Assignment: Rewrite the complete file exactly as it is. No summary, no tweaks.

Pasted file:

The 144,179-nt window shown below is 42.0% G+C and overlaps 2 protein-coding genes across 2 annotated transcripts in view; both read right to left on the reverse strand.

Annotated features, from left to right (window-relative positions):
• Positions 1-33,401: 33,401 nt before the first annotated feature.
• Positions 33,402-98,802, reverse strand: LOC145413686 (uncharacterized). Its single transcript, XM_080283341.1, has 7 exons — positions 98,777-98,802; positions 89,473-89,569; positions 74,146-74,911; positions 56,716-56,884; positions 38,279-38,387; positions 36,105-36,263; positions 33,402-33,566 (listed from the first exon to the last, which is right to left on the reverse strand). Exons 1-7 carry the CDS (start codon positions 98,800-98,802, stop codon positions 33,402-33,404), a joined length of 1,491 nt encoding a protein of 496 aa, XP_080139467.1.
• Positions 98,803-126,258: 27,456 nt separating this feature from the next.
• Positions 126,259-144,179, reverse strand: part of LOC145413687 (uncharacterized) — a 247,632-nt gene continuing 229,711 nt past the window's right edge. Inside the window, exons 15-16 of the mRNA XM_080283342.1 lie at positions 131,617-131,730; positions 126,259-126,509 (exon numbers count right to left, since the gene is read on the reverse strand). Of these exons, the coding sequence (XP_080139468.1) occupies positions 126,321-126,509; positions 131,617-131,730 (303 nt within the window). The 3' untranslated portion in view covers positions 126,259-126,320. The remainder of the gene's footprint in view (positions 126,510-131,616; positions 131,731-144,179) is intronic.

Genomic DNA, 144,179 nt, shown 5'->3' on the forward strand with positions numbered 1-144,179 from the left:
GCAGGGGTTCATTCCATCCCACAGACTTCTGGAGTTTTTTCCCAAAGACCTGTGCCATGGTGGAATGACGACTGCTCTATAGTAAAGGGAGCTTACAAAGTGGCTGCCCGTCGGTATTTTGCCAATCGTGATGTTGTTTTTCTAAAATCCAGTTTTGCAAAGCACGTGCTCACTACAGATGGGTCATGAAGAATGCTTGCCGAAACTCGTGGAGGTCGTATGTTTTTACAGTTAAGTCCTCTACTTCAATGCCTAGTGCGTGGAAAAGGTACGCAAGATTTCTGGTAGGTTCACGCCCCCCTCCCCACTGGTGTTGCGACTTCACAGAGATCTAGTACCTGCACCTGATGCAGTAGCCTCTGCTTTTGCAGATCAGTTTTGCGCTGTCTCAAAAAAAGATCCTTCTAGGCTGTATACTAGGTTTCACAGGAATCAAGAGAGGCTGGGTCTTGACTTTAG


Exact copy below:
The 144,179-nt window shown below is 42.0% G+C and overlaps 2 protein-coding genes across 2 annotated transcripts in view; both read right to left on the reverse strand.

Annotated features, from left to right (window-relative positions):
• Positions 1-33,401: 33,401 nt before the first annotated feature.
• Positions 33,402-98,802, reverse strand: LOC145413686 (uncharacterized). Its single transcript, XM_080283341.1, has 7 exons — positions 98,777-98,802; positions 89,473-89,569; positions 74,146-74,911; positions 56,716-56,884; positions 38,279-38,387; positions 36,105-36,263; positions 33,402-33,566 (listed from the first exon to the last, which is right to left on the reverse strand). Exons 1-7 carry the CDS (start codon positions 98,800-98,802, stop codon positions 33,402-33,404), a joined length of 1,491 nt encoding a protein of 496 aa, XP_080139467.1.
• Positions 98,803-126,258: 27,456 nt separating this feature from the next.
• Positions 126,259-144,179, reverse strand: part of LOC145413687 (uncharacterized) — a 247,632-nt gene continuing 229,711 nt past the window's right edge. Inside the window, exons 15-16 of the mRNA XM_080283342.1 lie at positions 131,617-131,730; positions 126,259-126,509 (exon numbers count right to left, since the gene is read on the reverse strand). Of these exons, the coding sequence (XP_080139468.1) occupies positions 126,321-126,509; positions 131,617-131,730 (303 nt within the window). The 3' untranslated portion in view covers positions 126,259-126,320. The remainder of the gene's footprint in view (positions 126,510-131,616; positions 131,731-144,179) is intronic.

Genomic DNA, 144,179 nt, shown 5'->3' on the forward strand with positions numbered 1-144,179 from the left:
GCAGGGGTTCATTCCATCCCACAGACTTCTGGAGTTTTTTCCCAAAGACCTGTGCCATGGTGGAATGACGACTGCTCTATAGTAAAGGGAGCTTACAAAGTGGCTGCCCGTCGGTATTTTGCCAATCGTGATGTTGTTTTTCTAAAATCCAGTTTTGCAAAGCACGTGCTCACTACAGATGGGTCATGAAGAATGCTTGCCGAAACTCGTGGAGGTCGTATGTTTTTACAGTTAAGTCCTCTACTTCAATGCCTAGTGCGTGGAAAAGGTACGCAAGATTTCTGGTAGGTTCACGCCCCCCTCCCCACTGGTGTTGCGACTTCACAGAGATCTAGTACCTGCACCTGATGCAGTAGCCTCTGCTTTTGCAGATCAGTTTTGCGCTGTCTCAAAAAAAGATCCTTCTAGGCTGTATACTAGGTTTCACAGGAATCAAGAGAGGCTGGGTCTTGACTTTAG